When it comes to seeking insights on the best leadership practices, the natural inclination is to look towards successful organizations like Southwest Airlines and Zappos for inspiration and guidance.
Not surprisingly, in most countries, one area we often disregard for leadership guidance is the political arena, as most politicians tend to represent examples of what not to do than what leaders should be doing to engage and enable those they serve.
This sad reality becomes especially apparent during election campaigns, where political candidates expect voters to believe in their capability to lead and their vision of creating a better, more inclusive future, even though their tactics to win include character attacks and sowing division within the populace.
And yet, if we distance ourselves from the headaches and negativity that regrettably have become par for the course of political elections, there are some tangible, practical insights that we can learn from. Insights that help us to understand what we need to do to get our employees to embrace the change initiatives we’re putting forth to ensure success in our collective efforts.
It’s from this perspective that I’d like to share with you three lessons from the recent provincial election campaign held this past month in Quebec, Canada, that help to illustrate what measures leaders need to employ to encourage their employees to embrace the change initiatives they have in mind for their organization.
1. Don’t just tell, but show why this change initiative matters Click here to continue reading »”How Leaders Can Successfully Champion Change”
The following is a guest piece by Karin Hurt.
You’re got a brilliant idea to transform the business. Or maybe you’re just trying to stop the stupid train from rolling over the great work your team has done over the last year. You make your case to your boss, but she’s not convinced. What next?
There’s the camp that would say back down, after all that’s why she get’s paid the “big bucks.” Be a bobble head and nod in agreement– after all, push-back could hurt your career.
The kissing-up sort would take it a step further and remind the boss how brilliant she is for setting you straight. Sadly, I’ve seen such fear-based agreement happen at all levels of the business.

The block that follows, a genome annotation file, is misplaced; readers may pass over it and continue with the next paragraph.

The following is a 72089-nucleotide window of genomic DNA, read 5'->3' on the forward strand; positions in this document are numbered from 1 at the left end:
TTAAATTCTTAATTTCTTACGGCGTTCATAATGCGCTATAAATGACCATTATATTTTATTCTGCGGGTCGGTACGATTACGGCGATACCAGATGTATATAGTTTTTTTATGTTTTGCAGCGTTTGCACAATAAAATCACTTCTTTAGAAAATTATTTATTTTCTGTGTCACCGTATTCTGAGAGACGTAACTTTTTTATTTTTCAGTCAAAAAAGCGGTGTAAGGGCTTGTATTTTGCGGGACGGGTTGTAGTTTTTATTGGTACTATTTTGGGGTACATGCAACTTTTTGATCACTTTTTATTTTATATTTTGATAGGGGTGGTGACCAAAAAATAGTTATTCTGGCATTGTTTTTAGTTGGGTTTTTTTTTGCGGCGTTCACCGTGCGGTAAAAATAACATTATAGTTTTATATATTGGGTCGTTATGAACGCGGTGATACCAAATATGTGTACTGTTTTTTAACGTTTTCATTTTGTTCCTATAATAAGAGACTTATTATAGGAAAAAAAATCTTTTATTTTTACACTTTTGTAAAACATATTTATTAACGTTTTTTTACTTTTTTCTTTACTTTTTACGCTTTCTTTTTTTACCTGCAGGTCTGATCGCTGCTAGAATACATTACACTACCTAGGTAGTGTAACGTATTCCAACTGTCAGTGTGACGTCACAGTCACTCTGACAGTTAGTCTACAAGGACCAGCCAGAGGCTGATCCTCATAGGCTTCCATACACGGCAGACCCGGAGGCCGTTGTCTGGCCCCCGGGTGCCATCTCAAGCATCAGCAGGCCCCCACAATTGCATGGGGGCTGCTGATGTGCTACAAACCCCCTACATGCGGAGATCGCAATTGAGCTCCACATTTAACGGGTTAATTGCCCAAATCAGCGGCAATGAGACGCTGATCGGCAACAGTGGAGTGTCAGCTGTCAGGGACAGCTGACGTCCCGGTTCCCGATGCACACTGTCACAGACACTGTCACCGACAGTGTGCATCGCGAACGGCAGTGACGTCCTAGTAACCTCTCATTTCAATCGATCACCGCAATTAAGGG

Real leaders take a step back and get serious about the persuading.
Why It’s Tricky
It’s possible your idea is brilliant and your boss needs some real persuading. In that case if you “let it go” your customers, employees or shareholders would truly suffer.
On the other hand, your boss may really know best.
In either case, it’s likely she… Click here to continue reading »”The Delicate Art Of Persuading Your Boss”
The following is a guest piece from Thinkers50 creators Stuart Crainer and Des Dearlove.
Business best practice never stands still. State of the art management and leadership techniques are continually evolving. Think about it: how organizations are run in 2014 is radically different from how they were run just ten years ago. Technology has clearly paid a huge part in this, but the biggest driver of change in how organizations are run is the ceaseless quest for improvement; to manage more efficiently and effectively to better achieve business results.
Improvements come from bright ideas. There is nothing quite so practical as a great idea. The ideas which inspire and influence business practitioners often have their origins in the ideas and work of the thinkers celebrated in the Thinkers50, the biennial ranking of business thinkers.
From blue ocean strategy to Michael Porter’s five forces, Vijay Govindarajan’s reverse innovation to Richard D’Aveni’s hypercompetition, great thinkers and their ideas directly effect how companies are run and how business people think about and practice business.
Think of Peter Drucker who topped the first Thinkers50 ranking in 2001. Drucker was writing about knowledge workers in Click here to continue reading »”Revealing Leadership Insights From Thinkers50″
These days, we talk a lot about the benefits of embracing diversity in the workplace. Of how intermingling people of different cultures, beliefs and nationalities can allow us to tap into the diversity of thoughts, ideas, and perspectives that go with these unique demographic elements.
Of course, sometimes it can be difficult to appreciate just how these differences can help us to discover new insights, particularly if we live in a fairly homogeneous population. As such, I’d like to share the following four words from languages found in different parts of the world to not only show how these diverse viewpoints can benefit your organization, but also how they remind us of the underlying commonalities that we all share.
1. Meraki – Creating work that ignites our creativity and soul
In the Greek language, there is a word they use called “Meraki” which means ‘doing something with soul, creativity, or love’; that you’re able to put “something of yourself” into what you’re doing. In most cases, meraki is used to refer to how one prepares a meal, arranges a room, or sets an elegant table.
Although meraki is typically used to describe moments in our home lives, there is an important message here for us to take note of in terms of the kind of work environment we create for our employees. Click here to continue reading »”The Language Of Leadership”